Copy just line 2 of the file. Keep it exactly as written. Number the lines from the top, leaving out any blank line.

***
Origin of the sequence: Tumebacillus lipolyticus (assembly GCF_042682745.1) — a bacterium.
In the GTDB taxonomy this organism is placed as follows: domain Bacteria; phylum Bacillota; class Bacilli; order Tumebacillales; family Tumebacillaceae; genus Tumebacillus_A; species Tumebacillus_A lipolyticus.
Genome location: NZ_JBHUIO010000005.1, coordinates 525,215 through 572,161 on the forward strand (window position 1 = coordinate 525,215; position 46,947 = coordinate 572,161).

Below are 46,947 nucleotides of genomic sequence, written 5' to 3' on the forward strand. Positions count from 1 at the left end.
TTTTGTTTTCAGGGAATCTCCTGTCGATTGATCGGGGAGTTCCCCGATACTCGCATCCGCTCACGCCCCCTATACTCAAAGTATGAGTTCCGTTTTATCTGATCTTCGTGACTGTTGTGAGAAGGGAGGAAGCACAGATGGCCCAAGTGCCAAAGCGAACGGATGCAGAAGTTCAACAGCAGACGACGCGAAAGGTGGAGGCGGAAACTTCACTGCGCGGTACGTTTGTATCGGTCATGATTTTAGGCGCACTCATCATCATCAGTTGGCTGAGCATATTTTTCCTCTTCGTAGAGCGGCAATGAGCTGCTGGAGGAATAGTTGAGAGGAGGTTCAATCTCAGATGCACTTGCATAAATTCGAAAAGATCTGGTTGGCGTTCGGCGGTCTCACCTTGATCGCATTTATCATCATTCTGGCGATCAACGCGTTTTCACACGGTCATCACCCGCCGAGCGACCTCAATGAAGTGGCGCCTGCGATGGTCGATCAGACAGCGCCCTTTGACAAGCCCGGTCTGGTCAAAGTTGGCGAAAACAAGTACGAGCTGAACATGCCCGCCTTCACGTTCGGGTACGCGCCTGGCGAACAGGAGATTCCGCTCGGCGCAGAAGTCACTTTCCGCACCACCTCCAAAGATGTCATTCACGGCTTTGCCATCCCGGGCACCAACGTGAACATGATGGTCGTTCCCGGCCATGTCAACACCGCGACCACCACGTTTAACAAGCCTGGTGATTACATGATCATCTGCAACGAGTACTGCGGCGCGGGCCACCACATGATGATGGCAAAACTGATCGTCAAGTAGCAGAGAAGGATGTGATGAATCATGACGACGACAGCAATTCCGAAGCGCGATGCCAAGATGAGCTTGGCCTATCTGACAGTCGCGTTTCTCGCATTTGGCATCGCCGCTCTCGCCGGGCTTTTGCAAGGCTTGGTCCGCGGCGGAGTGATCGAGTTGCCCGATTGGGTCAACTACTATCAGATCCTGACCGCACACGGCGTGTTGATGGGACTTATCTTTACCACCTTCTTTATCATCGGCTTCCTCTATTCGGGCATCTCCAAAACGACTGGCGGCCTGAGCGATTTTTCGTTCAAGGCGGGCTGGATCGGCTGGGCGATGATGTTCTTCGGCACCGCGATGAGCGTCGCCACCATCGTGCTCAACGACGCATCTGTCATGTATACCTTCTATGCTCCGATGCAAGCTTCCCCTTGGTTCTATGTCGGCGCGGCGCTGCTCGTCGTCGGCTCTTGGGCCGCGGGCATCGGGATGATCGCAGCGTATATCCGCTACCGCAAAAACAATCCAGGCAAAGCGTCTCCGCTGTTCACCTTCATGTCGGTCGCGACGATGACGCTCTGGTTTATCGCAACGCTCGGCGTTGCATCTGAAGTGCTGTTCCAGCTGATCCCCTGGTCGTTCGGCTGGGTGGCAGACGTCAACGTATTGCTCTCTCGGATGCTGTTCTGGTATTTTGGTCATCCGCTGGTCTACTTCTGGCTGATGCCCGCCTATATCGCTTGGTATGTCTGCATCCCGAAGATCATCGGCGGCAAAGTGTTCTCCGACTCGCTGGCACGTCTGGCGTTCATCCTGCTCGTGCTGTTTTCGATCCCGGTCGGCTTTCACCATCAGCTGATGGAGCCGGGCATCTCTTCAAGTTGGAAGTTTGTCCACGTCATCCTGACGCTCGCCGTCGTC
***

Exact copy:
In the GTDB taxonomy this organism is placed as follows: domain Bacteria; phylum Bacillota; class Bacilli; order Tumebacillales; family Tumebacillaceae; genus Tumebacillus_A; species Tumebacillus_A lipolyticus.